Women Of The Channel 2014: Staying Serious About Social Media Strategy

Serious For Social

Social media expert Jackie Funk gave a talk on the more serious side of social media strategies during a breakout session at the recent Women of the Channel West conference in San Francisco.

Funk, who refers to social media in its abbreviated form as "social," is the founder of Serious4Social and before that ran marketing for Dimension Data's Americas business.

Funk offered tips during her talk on how companies can sharpen their social media strategies to remain relevant while strengthening their brands.

"If you don't become social, you're a dinosaur and you're going to become extinct," Funk said.

Why Bother?

Funk presented some interesting stats for anyone who has not yet been sold on using social media to build brand awareness.

Facebook, LinkedIn and Twitter -- or the "Big Three" -- count more than 1.8 million active members who generate more than a billion unique interactions daily, Funk said.

Social media can be effective in gleaning valuable insights about a company's customers with those kinds of numbers.

Beyond Marketing

Think of social media as something beyond just a function of the company's marketing department, Funk said.

It doesn't matter if you're in the sales department or part of finance. Anyone can act as a brand ambassador for their company on social media.

"Regardless of what you do in the business, there's an opportunity to help your business," she said.

Think Strategy

Don't tweet or post aimlessly, Funk said.

"It's got to be more than just random activity," she said. "There's got to be more measurable outcomes."

Companies that are successful at social media have already figured out what they want to accomplish with Twitter, LinkedIn or whatever platform they may be using.

That's the difference between just doing social and actually "putting social to work for your business," Funk said.

Brand Ambassadors

If you're tweeting or posting about your company, make sure you know the corporate policy, Funk cautioned.

She pointed to a June 5 exchange during the Heat vs. Spurs game in which a fan tweeted a sarcastic comment about LeBron James' leg cramping during the game, confusing James' sponsor, Powerade, with Gatorade.

Gatorade was quick to clarify with a tweet: "The person cramping wasn't our client. Our athletes can take the heat." The company later issued an apology saying it had gotten caught up in the game.

Funk said while the tweets were fun to follow, it could have been a risk to the Gatorade brand.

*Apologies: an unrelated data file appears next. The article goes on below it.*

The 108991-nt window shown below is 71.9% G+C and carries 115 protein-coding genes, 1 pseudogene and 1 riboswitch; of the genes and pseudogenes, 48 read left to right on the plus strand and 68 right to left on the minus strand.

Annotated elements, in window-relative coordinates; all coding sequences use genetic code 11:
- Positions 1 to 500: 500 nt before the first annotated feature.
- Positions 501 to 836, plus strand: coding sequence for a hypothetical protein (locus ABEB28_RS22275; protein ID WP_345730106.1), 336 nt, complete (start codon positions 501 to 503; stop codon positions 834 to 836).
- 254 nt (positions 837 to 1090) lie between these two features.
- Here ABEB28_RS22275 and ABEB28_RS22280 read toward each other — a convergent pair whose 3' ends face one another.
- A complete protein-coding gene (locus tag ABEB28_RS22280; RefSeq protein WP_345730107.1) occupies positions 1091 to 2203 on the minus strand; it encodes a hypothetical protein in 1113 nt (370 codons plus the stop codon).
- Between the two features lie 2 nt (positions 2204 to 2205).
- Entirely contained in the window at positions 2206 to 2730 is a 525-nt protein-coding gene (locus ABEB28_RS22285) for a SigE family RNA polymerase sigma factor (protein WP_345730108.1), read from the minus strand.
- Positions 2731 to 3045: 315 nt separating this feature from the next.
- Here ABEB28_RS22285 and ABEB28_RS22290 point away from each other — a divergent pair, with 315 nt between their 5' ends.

"As a social ambassador, you are an extension of your brand. You need to understand your company's culture," she said.

Reputation Management

Reputation is everything, Funk said.

"It's your personal and professional. It's your online and your offline," Funk said.

It's important to remember that any time a company has content going out.

"What happens in Vegas, doesn't stay in Vegas," she said.

'It Takes A Village'

Companies often think that in order to be successful with social media, they need to a hire a young kid to manage those efforts. Funk said that's not necessarily the case and the more important things to remember is whether the person managing a company's social media account has a firm understanding of the brand.

"It takes a village," she said. "It takes all of us. Social needs to be part of everything we do. ... You've got to dive in."

And because social media is always on, it's important that a company designates someone to closely monitor those accounts.

Don’t Force It

Authenticity is everything when it comes to a company using social media.

Followers will know if the message is being forced.

"If you feel like it's painful to tweet about something because you hate your job, don't do it," Funk said.

Consistent output is important and automated posts can be a useful tool, but don't become a machine, she said.

Social Recruiting

Use social media to find new talent, Funk said.

Using LinkedIn or another platform can help generate more candidates, increase the quality of candidates and reduce the amount of time it takes to find a qualified employee for hire, Funk said.

The challenges with using social media is that higher applicant volume can make it more difficult to screen prospective employees and can also make it difficult to sift through the applications to find talent.

If a company doesn't stay on top of incoming applicants and isn't timely with follow-ups, there can be damage to the brand, Funk said.

15 Minutes

Spend 15 minutes daily on social media and you're on your way to bolstering your brand, Funk said.

Spend that time doing these four things:

1. Invite three people to connect on LinkedIn

2. Comment on LinkedIn status updates

3. Share one LinkedIn status update

4. Think 4-1-1 when it comes to Twitter: Share four pieces of relevant content written by others, retweet one meaningful tweet and one favorite informative tweet.